This is such a difficult situation. In legal terms it is incredibly simple. Batemans brewery had trademarked the name “Yella Belly” as well as “Yellow Belly”, meaning that they own the name. They did this a decade or so before Buxton brewery even existed!
As Buxton point out though, there are thousands of breweries, brewing hundreds of thousands of beers, eventually there aren’t going to be any names left! If Batemans had been quicker to respond, this whole situation could have been avoided. Stopping the name before it could gain any traction would have eventually helped both parties.
Of course, it is almost impossible to keep track of all beer names, and it is unlikely that Batemans would have heard about Yellow Belly if it hadn’t become so popular.
(though I can understand why they were not).
They didn’t properly research the name of their beer, and it was fans of their beer who have absolutely trashed the reputation of a brewery that did nothing more than try to protect their own trademark. Buxton’s press release was very politically correct, but you can definitely see their frustrations towards the end of it.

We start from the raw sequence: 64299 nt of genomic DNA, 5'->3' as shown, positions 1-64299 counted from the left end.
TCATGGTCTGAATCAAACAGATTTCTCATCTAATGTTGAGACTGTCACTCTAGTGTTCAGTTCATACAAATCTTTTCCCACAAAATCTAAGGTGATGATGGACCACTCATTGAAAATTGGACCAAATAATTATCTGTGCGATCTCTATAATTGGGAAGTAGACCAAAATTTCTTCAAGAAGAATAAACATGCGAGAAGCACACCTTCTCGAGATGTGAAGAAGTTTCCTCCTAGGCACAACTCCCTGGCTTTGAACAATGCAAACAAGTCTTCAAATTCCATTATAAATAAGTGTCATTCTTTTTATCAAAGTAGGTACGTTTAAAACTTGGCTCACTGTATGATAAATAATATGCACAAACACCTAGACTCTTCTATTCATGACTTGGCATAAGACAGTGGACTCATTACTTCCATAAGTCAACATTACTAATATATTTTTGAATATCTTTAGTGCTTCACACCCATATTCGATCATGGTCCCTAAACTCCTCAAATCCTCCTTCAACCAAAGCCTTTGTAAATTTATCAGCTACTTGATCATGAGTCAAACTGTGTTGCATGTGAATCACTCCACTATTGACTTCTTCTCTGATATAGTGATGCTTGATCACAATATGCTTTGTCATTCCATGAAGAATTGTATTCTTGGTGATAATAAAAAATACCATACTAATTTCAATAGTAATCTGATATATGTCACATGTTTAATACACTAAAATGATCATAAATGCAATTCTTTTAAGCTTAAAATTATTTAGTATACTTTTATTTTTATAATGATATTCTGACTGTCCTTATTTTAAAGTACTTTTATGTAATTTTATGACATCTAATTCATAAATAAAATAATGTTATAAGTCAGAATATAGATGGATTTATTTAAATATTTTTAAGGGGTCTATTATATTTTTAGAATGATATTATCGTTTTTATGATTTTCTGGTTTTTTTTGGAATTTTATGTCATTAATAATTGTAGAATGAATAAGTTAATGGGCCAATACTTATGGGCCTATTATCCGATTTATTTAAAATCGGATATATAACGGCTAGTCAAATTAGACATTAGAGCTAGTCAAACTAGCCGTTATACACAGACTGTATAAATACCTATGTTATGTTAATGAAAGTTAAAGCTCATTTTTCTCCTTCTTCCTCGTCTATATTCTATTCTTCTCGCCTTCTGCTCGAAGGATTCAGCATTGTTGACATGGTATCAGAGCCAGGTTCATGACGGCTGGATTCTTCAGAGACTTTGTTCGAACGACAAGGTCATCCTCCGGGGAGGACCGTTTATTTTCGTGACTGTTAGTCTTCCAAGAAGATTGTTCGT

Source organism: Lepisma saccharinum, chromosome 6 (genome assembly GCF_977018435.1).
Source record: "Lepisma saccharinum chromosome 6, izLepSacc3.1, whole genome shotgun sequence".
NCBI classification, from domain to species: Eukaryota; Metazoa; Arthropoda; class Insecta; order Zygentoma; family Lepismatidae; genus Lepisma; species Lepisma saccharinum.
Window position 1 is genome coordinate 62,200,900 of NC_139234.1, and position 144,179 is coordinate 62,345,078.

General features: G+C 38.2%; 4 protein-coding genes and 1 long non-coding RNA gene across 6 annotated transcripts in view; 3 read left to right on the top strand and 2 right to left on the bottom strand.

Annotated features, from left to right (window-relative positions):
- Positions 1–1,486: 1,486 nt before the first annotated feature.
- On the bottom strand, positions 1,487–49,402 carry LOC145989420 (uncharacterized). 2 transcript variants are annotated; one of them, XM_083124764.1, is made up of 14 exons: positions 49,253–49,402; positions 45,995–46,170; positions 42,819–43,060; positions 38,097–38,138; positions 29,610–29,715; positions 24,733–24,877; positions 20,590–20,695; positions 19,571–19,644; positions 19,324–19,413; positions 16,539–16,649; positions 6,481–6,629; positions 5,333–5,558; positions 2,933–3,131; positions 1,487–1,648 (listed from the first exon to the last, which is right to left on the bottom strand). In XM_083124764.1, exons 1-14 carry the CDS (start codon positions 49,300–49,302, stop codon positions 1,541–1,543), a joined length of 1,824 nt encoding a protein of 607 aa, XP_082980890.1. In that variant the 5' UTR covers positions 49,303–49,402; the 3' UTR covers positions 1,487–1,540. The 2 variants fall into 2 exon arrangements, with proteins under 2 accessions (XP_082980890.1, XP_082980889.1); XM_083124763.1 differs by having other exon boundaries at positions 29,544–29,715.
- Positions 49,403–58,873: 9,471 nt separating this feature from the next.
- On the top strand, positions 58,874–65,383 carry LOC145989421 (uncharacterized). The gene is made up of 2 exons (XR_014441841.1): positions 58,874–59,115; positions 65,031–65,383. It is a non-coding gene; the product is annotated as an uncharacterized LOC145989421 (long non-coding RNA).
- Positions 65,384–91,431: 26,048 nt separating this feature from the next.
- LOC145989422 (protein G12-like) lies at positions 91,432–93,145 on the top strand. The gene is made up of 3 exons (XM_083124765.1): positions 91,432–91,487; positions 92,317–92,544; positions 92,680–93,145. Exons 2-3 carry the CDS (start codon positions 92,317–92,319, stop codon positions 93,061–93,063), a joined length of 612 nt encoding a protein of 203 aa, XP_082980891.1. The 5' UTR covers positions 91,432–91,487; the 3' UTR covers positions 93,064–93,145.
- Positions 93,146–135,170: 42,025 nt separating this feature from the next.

Maybe Batemans should have just let it go, Buxton is right in that nobody could confuse the two, but why should they? If we ignore trademark law every time it doesn’t suit our needs then what’s the bloody point? I doubt that Buxton would have responded any different if the shoe had been on the other foot! I doubt that many companies would have behaved any different.
Buxton claims that Batemans were unwilling to discuss any form of compromise. But what compromise could there have been? Buxton should have just changed the name and moved on. Because after all, what’s in a name?
Buxton has stopped selling this beer in the UK, they’ve taken their ball and gone home. If they are selling it under another name then it is not clear which beer that is (I researched this for 5 minutes before giving up, so don’t take my word for it).